In view of all this it is likely to be the verdict of history that he was fortunate in death. But be this as it may, he loved life and grandly used it for his fellow men. A more unselfish man never lived. This is shown, not only by his model domestic life, but by his early, voluntary [7][8] and dangerous service for his country in the years of its greatest peril and in every act of almost continuous public service since the civil war. He was animated by correct ideas of citizenship. Whatever the proposition, he first asked himself “Is it right and will it be to the good of the country?” If he had been corrupt or even selfish he might have become wealthy. The fact that until after he became president he had always lived in a hired house, and that he died worth less than one hundred thousand dollars, testifies to his unselfish devotion. Purity and patriotism beamed from his countenance and surrounded him with a panoply that kept at a distance every tempter’s art. In his championship of protection he necessarily had to become acquainted with its effects upon different industries, companies and men; but he looked upon all of them as but parts of the country, and as God gave him to see the light, he labored solely for his country. In the later great causes with which he was so conspicuously identified—the Spanish war and its resultant responsibilities, and the troubles in China—he first sought the peace and protection of the United States but never in any narrow and exacting way. Rather did he impress the world with the great strength of this country by its calmness, moderation and generosity. In all this he had able assistants, but like the trained statesman and natural leader that he was, he dominated our foreign relations and with unfailing courtesy he inspired others to think and act his will. So his personal unselfishness became national forbearance and his patriotism grew to be almost as boundless as the air. He was far sighted enough to see how this would redound to the glory and the profit of the United States; but he was enough a citizen of the world so that he would have counted it gain to sacrifice for humanity.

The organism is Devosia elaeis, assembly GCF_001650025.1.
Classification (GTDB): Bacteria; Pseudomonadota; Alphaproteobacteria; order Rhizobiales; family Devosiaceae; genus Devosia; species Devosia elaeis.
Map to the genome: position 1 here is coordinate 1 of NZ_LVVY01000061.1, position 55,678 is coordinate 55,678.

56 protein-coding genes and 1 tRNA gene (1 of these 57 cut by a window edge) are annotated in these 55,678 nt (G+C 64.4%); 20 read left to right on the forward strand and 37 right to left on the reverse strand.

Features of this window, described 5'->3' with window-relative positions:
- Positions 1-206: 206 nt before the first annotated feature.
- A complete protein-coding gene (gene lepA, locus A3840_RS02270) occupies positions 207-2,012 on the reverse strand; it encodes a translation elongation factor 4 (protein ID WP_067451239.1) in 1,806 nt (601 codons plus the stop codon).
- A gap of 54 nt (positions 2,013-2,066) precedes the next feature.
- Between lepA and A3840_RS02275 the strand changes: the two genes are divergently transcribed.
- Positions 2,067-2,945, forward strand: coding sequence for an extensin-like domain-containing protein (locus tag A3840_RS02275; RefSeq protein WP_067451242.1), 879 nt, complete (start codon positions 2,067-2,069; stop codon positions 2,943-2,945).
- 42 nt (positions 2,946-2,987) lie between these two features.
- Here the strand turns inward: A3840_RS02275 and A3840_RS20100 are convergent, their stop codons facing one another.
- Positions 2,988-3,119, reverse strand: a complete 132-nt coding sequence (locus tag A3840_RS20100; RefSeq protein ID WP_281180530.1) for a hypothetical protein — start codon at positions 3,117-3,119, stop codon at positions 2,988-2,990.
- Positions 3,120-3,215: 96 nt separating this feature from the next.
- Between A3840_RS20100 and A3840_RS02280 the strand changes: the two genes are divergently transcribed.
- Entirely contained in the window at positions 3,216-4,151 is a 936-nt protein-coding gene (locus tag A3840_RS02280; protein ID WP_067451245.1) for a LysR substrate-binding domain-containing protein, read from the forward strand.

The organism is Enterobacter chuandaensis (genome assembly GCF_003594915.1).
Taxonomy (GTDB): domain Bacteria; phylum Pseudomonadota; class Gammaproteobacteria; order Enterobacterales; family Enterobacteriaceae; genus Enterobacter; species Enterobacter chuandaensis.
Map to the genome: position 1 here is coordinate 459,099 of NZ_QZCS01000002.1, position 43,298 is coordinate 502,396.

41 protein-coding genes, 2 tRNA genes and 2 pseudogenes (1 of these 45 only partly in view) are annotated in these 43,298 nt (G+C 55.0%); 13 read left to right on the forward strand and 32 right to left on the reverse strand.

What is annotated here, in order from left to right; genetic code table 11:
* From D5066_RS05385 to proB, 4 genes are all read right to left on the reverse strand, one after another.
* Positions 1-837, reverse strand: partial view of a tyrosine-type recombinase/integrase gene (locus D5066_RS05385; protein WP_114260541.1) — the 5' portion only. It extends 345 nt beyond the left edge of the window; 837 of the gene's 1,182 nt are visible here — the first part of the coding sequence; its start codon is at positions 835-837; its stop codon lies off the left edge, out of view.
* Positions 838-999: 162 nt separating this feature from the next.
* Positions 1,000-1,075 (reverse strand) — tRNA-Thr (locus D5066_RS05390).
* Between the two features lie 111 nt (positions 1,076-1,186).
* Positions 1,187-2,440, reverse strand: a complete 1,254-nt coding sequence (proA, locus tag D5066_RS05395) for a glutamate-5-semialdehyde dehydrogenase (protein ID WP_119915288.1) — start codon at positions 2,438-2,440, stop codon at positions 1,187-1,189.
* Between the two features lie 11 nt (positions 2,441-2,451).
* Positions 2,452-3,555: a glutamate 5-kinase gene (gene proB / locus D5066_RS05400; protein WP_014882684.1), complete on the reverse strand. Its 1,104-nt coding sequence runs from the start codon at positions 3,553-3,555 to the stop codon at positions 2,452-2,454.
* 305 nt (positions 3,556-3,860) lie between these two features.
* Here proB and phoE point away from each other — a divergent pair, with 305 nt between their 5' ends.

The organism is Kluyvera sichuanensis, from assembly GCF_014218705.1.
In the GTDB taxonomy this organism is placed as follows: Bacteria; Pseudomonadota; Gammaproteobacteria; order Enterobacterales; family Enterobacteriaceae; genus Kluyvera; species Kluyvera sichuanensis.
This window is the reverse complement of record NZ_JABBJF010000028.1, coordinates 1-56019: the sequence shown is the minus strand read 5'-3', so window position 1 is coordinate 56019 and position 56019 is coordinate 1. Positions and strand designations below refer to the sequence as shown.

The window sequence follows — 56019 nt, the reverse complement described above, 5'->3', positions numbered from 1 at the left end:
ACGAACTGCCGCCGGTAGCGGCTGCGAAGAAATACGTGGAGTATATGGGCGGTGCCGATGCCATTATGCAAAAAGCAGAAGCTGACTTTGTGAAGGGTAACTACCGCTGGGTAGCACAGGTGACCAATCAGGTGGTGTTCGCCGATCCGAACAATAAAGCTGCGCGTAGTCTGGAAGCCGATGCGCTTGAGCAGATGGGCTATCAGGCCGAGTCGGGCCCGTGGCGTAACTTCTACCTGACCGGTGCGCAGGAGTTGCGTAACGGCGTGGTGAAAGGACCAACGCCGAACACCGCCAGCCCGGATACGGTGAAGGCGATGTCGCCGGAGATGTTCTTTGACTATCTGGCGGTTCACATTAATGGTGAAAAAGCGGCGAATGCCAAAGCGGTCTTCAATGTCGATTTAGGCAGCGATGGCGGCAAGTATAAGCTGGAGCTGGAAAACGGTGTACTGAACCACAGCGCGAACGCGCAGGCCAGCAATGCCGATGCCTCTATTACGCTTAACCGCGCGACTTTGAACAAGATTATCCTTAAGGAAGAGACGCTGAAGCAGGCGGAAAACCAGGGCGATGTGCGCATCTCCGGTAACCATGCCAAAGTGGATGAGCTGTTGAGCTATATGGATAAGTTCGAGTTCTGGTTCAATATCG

But he had not changed; he had only carried forward the benificent [sic] principles for which he had always stood. He had kicked down no ladder by which he climbed; he had deserted no old friends for new. On the contrary he had become revealed to the new and at last

“None knew him but to love him,
Nor named him but to praise.”

That is, none worth mentioning. Even the wretched pervert who shot him owed him no ill-will. As well as can be judged so soon after his career has closed, measured by any standard known to history, his fame is in the highest niche of fame alongside of Washington and Lincoln, emulating both of their examples, rivaling their abilities and even surpassing them, by the larger measure of his opportunity, as a liberator of his fellow men.